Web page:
Cebu media get ‘high marks’ for coverage of Yolanda-A A +A
Friday, December 6, 2013
THE Cebu media did a good job in covering super typhoon Yolanda, although their foreign counterparts were in a better position because of strong logistical support and sophisticated equipment.
This was one of the issues discussed yesterday during the 33rd quarterly meeting en banc of the Cebu Citizens-Press Council (CCPC) presided by lawyer Jonathan Capanas, dean of the University of San Jose-Recoletos (USJ-R).
Businessman Bunny Pages, who is also a columnist of Sun.Star Cebu, asked if the report was true that the international media coverage was better than the local media, that it was more extensive, on time, wider and more comprehensive.
Mildred Galarpe of Sun.Star News Exchange (Sunnex) explained that members of the media in Leyte and Samar were also typhoon victims and their media outlets, including radio station equipment, were destroyed by the typhoon.
She also said the foreign media have better equipment, including a satellite, and they have more technical support and connectivity.
Superbalita Cebu editor-in-chief and Sun.Star Cebu executive editor Michelle So said her experience of personally inspecting devastated areas in northern Cebu and Guiuan in Eastern Samar has changed her perspective on competition in the news industry during disasters.
She said dealing with this kind of massive destruction with no communication, the media outfit that arrives at the scene first must share the information. That was why she posted some information on her Facebook account, she said.
She said Cebu media shared information in the aftermaths of Yolanda, setting aside rivalries.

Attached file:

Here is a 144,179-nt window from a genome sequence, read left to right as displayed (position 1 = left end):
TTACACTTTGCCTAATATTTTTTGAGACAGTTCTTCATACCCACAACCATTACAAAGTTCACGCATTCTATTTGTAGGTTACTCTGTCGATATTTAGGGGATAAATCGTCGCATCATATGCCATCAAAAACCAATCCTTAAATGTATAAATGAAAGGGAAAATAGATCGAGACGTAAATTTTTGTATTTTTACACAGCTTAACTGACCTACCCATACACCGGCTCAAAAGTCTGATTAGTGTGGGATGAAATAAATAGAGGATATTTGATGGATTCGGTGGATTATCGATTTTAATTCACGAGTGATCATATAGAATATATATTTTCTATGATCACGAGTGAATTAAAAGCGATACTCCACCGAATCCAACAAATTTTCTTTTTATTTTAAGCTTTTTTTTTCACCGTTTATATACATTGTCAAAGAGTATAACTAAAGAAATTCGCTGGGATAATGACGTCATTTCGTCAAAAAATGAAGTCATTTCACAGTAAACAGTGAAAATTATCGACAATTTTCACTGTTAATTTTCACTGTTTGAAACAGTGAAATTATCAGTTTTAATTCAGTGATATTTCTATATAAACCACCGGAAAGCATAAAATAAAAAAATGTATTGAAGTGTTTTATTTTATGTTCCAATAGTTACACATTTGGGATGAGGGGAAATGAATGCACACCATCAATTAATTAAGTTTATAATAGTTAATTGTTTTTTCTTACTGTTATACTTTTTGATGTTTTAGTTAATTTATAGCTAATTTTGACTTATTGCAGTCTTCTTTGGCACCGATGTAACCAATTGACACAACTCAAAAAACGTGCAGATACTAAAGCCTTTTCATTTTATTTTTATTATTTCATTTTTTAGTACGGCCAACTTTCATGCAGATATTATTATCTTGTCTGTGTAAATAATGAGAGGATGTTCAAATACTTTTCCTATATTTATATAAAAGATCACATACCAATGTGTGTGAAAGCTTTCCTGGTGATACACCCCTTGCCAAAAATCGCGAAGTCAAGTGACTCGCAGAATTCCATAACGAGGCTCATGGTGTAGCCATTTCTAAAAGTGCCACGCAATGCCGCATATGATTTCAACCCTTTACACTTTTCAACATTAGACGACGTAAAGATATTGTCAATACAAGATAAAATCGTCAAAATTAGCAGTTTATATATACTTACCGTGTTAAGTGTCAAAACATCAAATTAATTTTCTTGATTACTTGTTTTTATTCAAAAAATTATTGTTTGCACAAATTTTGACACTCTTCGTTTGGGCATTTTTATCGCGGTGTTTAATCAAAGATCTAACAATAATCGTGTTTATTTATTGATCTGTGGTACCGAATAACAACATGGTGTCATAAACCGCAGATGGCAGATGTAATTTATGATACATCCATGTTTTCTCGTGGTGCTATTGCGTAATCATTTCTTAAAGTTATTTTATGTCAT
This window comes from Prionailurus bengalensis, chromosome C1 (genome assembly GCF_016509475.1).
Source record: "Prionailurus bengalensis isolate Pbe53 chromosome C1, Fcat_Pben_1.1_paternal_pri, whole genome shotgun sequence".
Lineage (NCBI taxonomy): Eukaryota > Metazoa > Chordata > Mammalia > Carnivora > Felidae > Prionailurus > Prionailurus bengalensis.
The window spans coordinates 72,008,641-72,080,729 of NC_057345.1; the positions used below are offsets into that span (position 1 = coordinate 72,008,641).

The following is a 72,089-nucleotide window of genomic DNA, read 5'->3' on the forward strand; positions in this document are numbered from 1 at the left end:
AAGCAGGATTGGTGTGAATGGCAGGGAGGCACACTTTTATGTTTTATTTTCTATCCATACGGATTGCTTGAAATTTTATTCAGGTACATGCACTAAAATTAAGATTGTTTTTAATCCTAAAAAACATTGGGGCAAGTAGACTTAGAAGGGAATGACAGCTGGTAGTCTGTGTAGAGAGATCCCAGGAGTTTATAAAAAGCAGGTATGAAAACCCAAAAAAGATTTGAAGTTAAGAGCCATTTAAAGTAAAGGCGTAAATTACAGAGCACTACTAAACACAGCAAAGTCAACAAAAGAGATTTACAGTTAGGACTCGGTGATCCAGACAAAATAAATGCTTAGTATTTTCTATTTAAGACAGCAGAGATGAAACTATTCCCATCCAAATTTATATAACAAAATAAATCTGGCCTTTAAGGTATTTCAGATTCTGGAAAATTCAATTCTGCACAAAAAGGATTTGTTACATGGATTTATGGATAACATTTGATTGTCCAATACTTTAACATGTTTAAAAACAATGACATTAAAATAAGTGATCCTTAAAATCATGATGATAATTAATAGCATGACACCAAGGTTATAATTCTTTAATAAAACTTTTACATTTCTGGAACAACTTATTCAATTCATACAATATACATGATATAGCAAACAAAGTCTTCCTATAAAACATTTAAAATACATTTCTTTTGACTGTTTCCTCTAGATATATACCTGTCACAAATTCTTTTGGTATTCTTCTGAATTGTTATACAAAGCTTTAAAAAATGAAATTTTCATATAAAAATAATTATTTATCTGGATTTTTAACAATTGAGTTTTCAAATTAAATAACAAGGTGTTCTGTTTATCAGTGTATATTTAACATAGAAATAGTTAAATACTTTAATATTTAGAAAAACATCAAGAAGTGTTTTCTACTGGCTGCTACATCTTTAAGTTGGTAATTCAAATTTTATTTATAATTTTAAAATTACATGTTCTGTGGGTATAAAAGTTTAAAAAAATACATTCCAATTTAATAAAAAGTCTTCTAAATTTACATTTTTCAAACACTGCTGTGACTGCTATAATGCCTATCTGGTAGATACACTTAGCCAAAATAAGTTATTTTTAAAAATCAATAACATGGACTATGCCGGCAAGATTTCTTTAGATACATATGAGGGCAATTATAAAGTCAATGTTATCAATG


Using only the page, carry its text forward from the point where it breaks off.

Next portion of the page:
Mia Mateo, a CCPC member, presented their assessment of Cebu media’s coverage of the calamity.
She said the Cebu media fairly reported the devastation, government response to the calamity, foreign aid, media efforts, in addition to human interest stories from survivors.
Mateo said the Cebu media gave daily updates on the death toll, the injured, the missing, the displaced families, the number of houses that was damaged, the evacuation centers and the damaged infrastructures and agriculture, with corresponding photos.
She also noted the Cebu media’s efforts to inform the public on where to bring relief goods, and provide airtime to encourage people to donate in cash or in kind.
Ledrolen Manriquez, the acting national coordinator of the Peace and Conflict Journalism Network (Pecojon) Philippines, presented “case studies on the coverage of disasters,” where the media in Leyte and Samar were paralyzed by the typhoon.
Manriquez was invited by lawyer Pachico A. Seares, the executive director of CCPC, to share with the Cebu media the result of their study.
She said media facilities in Tacloban City, including radio stations, were destroyed and some members of the media remain missing and have been presumed dead.
“They did not expect it to be catastrophic,” Manriquez said.
She said the Philippine Information Agency in Tacloban City allowed some media members to use its broadcast facilities. When they started criticizing the Department of Social Welfare and Development, Department of Trade and Industry, among others, the director of the government agency barged into the announcer’s booth and took over the microphone.
On the other hand, the CCPC has passed a resolution expressing appreciation to Nini Cabaero of Sunnex and Eileen Mangubat of Cebu Daily News for giving honor to Cebu media.
Seares said Cabaero is in the US as a Sandra Burton-Neiman Fellow for Filipino Journalists, while Mangubat is a Marshall Mcluhan Fellow. Mangubat will leave for Canada in two weeks.
Published in the Sun.Star Cebu newspaper on December 06, 2013.